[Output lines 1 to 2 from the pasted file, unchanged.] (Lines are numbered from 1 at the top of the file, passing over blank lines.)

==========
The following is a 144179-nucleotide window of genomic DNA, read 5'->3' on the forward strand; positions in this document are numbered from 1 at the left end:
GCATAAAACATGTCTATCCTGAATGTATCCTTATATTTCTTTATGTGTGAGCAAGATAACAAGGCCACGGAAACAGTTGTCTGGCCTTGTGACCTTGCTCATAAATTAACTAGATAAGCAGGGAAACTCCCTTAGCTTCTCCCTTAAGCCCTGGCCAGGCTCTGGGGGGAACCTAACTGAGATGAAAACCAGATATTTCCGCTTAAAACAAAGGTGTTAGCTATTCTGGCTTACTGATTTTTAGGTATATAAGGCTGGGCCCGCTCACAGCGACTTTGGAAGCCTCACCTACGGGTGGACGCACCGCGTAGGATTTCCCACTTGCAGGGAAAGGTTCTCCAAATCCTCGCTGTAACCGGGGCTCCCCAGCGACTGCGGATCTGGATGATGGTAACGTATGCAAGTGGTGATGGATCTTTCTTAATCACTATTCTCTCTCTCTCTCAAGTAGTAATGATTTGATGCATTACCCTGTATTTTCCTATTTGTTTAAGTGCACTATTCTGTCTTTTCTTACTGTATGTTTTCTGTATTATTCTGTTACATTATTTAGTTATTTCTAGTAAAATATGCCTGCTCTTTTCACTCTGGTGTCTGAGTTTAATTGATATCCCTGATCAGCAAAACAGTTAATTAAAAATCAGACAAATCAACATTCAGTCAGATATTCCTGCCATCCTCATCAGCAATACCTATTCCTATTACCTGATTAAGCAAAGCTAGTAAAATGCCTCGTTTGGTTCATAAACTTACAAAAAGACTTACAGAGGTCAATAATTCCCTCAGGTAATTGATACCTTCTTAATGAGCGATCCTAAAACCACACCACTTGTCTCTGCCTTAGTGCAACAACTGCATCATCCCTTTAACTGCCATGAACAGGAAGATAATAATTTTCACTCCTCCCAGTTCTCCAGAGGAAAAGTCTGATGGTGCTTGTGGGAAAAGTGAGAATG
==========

The following is a 144179-nucleotide window of genomic DNA, read 5'->3' on the forward strand; positions in this document are numbered from 1 at the left end:
GCATAAAACATGTCTATCCTGAATGTATCCTTATATTTCTTTATGTGTGAGCAAGATAACAAGGCCACGGAAACAGTTGTCTGGCCTTGTGACCTTGCTCATAAATTAACTAGATAAGCAGGGAAACTCCCTTAGCTTCTCCCTTAAGCCCTGGCCAGGCTCTGGGGGGAACCTAACTGAGATGAAAACCAGATATTTCCGCTTAAAACAAAGGTGTTAGCTATTCTGGCTTACTGATTTTTAGGTATATAAGGCTGGGCCCGCTCACAGCGACTTTGGAAGCCTCACCTACGGGTGGACGCACCGCGTAGGATTTCCCACTTGCAGGGAAAGGTTCTCCAAATCCTCGCTGTAACCGGGGCTCCCCAGCGACTGCGGATCTGGATGATGGTAACGTATGCAAGTGGTGATGGATCTTTCTTAATCACTATTCTCTCTCTCTCTCAAGTAGTAATGATTTGATGCATTACCCTGTATTTTCCTATTTGTTTAAGTGCACTATTCTGTCTTTTCTTACTGTATGTTTTCTGTATTATTCTGTTACATTATTTAGTTATTTCTAGTAAAATATGCCTGCTCTTTTCACTCTGGTGTCTGAGTTTAATTGATATCCCTGATCAGCAAAACAGTTAATTAAAAATCAGACAAATCAACATTCAGTCAGATATTCCTGCCATCCTCATCAGCAATACCTATTCCTATTACCTGATTAAGCAAAGCTAGTAAAATGCCTCGTTTGGTTCATAAACTTACAAAAAGACTTACAGAGGTCAATAATTCCCTCAGGTAATTGATACCTTCTTAATGAGCGATCCTAAAACCACACCACTTGTCTCTGCCTTAGTGCAACAACTGCATCATCCCTTTAACTGCCATGAACAGGAAGATAATAATTTTCACTCCTCCCAGTTCTCCAGAGGAAAAGTCTGATGGTGCTTGTGGGAAAAGTGAGAATG